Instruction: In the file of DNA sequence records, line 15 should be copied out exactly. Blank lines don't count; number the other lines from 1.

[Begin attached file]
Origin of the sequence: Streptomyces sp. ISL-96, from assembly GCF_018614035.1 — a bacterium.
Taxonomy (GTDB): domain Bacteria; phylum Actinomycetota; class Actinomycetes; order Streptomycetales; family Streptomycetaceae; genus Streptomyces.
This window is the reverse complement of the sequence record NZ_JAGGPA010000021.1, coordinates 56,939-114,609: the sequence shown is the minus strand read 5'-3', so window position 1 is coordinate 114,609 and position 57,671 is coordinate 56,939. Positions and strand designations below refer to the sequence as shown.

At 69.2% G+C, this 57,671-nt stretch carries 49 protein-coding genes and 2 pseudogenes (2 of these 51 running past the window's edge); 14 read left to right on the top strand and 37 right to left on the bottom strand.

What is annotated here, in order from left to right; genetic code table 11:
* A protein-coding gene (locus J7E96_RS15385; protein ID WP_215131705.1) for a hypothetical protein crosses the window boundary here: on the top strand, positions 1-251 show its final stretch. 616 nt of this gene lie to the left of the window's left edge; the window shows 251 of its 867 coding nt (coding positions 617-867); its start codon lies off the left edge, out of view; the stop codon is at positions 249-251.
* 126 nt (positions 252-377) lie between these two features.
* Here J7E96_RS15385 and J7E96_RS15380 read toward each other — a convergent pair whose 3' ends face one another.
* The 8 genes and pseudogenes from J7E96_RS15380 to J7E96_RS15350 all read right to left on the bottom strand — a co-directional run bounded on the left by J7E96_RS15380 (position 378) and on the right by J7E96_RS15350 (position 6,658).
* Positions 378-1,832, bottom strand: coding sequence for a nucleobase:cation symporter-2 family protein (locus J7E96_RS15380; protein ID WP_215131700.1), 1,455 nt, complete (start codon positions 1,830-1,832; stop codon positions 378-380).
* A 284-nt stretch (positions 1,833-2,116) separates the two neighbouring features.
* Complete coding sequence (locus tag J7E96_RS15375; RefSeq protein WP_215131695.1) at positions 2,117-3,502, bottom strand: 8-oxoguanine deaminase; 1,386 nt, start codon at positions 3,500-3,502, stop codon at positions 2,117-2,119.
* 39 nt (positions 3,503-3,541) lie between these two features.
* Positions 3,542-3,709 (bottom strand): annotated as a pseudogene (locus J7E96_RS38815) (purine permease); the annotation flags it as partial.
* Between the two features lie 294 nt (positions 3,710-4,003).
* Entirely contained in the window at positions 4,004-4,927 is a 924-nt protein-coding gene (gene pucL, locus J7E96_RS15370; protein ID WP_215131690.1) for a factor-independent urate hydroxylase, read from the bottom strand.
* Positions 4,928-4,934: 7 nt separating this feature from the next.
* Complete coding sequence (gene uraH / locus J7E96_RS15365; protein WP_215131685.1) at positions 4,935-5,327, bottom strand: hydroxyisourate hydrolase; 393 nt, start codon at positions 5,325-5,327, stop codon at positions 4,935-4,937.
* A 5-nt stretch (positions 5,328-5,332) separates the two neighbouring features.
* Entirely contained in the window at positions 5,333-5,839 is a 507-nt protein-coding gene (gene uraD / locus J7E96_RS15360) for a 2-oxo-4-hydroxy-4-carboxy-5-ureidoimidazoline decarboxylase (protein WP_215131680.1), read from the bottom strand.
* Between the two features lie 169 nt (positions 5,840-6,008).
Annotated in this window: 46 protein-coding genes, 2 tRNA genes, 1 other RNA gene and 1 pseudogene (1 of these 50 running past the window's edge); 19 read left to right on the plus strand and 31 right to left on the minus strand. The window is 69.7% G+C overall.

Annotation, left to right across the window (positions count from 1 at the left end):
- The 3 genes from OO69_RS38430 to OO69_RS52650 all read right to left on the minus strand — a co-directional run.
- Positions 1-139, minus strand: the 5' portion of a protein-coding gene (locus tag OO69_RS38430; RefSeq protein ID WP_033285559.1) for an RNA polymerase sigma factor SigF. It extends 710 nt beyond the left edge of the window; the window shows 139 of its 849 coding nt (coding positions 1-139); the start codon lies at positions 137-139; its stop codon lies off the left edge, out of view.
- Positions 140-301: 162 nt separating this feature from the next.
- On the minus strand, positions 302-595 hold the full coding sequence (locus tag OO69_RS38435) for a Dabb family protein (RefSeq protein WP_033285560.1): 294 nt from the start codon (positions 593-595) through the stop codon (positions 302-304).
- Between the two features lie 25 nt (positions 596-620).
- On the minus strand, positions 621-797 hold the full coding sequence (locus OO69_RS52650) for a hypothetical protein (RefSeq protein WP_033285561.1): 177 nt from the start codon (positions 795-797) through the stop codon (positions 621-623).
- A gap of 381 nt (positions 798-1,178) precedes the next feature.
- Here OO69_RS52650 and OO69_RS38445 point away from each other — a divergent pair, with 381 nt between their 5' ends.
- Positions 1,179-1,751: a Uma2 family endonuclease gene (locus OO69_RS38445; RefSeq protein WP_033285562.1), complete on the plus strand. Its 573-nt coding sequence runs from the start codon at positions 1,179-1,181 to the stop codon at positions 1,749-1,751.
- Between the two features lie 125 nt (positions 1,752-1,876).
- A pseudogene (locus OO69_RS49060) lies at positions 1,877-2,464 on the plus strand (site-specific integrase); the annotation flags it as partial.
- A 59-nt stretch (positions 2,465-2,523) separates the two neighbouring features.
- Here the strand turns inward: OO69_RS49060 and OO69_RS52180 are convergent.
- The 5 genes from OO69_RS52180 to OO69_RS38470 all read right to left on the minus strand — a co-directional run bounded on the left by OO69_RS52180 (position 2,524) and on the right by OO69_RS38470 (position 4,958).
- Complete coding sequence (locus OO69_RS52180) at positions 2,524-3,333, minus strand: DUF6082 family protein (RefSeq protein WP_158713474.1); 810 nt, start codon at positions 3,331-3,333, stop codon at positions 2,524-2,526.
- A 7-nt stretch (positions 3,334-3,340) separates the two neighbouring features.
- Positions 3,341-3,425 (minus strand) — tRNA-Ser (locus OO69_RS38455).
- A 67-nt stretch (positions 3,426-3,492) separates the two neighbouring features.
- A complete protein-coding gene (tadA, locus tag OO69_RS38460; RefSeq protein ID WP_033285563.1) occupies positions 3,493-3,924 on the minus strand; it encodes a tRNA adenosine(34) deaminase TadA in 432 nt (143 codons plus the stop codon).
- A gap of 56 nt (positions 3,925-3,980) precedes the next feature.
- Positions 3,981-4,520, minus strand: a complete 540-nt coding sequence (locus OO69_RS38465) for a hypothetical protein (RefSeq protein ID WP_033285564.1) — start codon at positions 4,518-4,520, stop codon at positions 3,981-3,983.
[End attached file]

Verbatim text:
* Between the two features lie 294 nt (positions 3,710-4,003).